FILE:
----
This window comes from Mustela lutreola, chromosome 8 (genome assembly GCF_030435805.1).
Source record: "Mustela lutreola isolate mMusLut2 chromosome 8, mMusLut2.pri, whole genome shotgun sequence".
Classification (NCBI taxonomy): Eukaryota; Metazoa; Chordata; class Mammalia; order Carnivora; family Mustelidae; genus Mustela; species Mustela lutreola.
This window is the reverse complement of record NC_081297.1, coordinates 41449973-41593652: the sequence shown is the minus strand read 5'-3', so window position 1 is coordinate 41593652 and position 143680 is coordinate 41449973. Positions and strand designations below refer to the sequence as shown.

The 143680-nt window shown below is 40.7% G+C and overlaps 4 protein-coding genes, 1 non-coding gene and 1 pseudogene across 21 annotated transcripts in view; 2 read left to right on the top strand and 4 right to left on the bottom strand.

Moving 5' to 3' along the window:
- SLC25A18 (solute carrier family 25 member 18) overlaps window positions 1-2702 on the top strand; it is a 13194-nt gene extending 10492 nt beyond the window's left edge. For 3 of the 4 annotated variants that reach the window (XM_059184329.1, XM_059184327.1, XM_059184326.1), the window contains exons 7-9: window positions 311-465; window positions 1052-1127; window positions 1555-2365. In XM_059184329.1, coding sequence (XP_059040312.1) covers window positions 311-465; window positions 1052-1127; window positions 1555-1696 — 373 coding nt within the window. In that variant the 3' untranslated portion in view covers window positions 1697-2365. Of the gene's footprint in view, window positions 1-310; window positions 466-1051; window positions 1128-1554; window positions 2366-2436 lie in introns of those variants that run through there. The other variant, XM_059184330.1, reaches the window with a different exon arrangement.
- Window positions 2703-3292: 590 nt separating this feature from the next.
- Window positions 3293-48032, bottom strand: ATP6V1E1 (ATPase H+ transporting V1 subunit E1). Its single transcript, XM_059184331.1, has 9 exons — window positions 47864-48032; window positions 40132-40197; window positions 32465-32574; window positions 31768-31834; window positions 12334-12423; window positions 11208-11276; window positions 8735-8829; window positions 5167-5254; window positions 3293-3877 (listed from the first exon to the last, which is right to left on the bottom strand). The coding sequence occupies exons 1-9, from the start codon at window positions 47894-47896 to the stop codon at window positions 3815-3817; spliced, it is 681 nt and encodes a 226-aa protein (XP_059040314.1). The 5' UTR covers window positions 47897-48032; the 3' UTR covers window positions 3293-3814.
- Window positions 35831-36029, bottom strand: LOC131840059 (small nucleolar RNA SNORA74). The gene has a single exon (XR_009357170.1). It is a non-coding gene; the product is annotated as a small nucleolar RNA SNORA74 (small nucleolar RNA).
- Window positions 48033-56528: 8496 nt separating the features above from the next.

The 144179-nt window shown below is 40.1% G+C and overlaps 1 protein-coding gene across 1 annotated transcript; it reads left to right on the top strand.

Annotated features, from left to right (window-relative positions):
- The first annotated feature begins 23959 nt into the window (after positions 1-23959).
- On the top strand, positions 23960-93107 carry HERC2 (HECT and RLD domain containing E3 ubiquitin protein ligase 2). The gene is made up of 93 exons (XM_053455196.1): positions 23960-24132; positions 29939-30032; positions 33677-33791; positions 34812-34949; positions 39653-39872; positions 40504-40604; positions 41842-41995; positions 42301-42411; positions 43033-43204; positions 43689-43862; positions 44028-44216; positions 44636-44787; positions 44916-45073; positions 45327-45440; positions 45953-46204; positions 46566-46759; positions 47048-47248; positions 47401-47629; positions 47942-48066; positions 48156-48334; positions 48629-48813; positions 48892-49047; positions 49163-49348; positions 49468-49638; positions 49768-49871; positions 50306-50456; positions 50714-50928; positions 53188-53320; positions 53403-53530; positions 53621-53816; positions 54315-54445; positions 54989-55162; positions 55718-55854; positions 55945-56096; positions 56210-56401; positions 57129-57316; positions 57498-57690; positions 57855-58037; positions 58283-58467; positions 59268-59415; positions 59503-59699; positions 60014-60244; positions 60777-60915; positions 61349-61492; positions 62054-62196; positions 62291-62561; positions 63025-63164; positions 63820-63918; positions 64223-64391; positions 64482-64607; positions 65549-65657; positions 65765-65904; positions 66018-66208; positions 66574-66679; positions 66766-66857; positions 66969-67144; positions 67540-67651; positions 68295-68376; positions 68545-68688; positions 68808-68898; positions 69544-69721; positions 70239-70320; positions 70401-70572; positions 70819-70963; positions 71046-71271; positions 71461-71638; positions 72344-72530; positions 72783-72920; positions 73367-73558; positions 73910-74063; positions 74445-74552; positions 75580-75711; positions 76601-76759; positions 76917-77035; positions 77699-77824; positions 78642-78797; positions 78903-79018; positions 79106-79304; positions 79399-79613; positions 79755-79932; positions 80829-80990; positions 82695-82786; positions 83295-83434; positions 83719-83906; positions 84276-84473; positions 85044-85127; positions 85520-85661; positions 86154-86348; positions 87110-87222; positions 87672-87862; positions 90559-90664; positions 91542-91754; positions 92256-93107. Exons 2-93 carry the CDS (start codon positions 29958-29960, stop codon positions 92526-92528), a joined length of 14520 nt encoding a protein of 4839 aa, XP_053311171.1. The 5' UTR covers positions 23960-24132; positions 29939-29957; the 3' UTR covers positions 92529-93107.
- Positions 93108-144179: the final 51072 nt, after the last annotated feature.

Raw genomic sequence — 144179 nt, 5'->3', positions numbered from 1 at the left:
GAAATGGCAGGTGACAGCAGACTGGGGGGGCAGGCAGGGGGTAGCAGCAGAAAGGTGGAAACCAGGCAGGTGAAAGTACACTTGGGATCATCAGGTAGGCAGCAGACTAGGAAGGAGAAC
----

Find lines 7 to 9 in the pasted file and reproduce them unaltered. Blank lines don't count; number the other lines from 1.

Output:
- SLC25A18 (solute carrier family 25 member 18) overlaps window positions 1-2702 on the top strand; it is a 13194-nt gene extending 10492 nt beyond the window's left edge. For 3 of the 4 annotated variants that reach the window (XM_059184329.1, XM_059184327.1, XM_059184326.1), the window contains exons 7-9: window positions 311-465; window positions 1052-1127; window positions 1555-2365. In XM_059184329.1, coding sequence (XP_059040312.1) covers window positions 311-465; window positions 1052-1127; window positions 1555-1696 — 373 coding nt within the window. In that variant the 3' untranslated portion in view covers window positions 1697-2365. Of the gene's footprint in view, window positions 1-310; window positions 466-1051; window positions 1128-1554; window positions 2366-2436 lie in introns of those variants that run through there. The other variant, XM_059184330.1, reaches the window with a different exon arrangement.
- Window positions 2703-3292: 590 nt separating this feature from the next.
- Window positions 3293-48032, bottom strand: ATP6V1E1 (ATPase H+ transporting V1 subunit E1). Its single transcript, XM_059184331.1, has 9 exons — window positions 47864-48032; window positions 40132-40197; window positions 32465-32574; window positions 31768-31834; window positions 12334-12423; window positions 11208-11276; window positions 8735-8829; window positions 5167-5254; window positions 3293-3877 (listed from the first exon to the last, which is right to left on the bottom strand). The coding sequence occupies exons 1-9, from the start codon at window positions 47894-47896 to the stop codon at window positions 3815-3817; spliced, it is 681 nt and encodes a 226-aa protein (XP_059040314.1). The 5' UTR covers window positions 47897-48032; the 3' UTR covers window positions 3293-3814.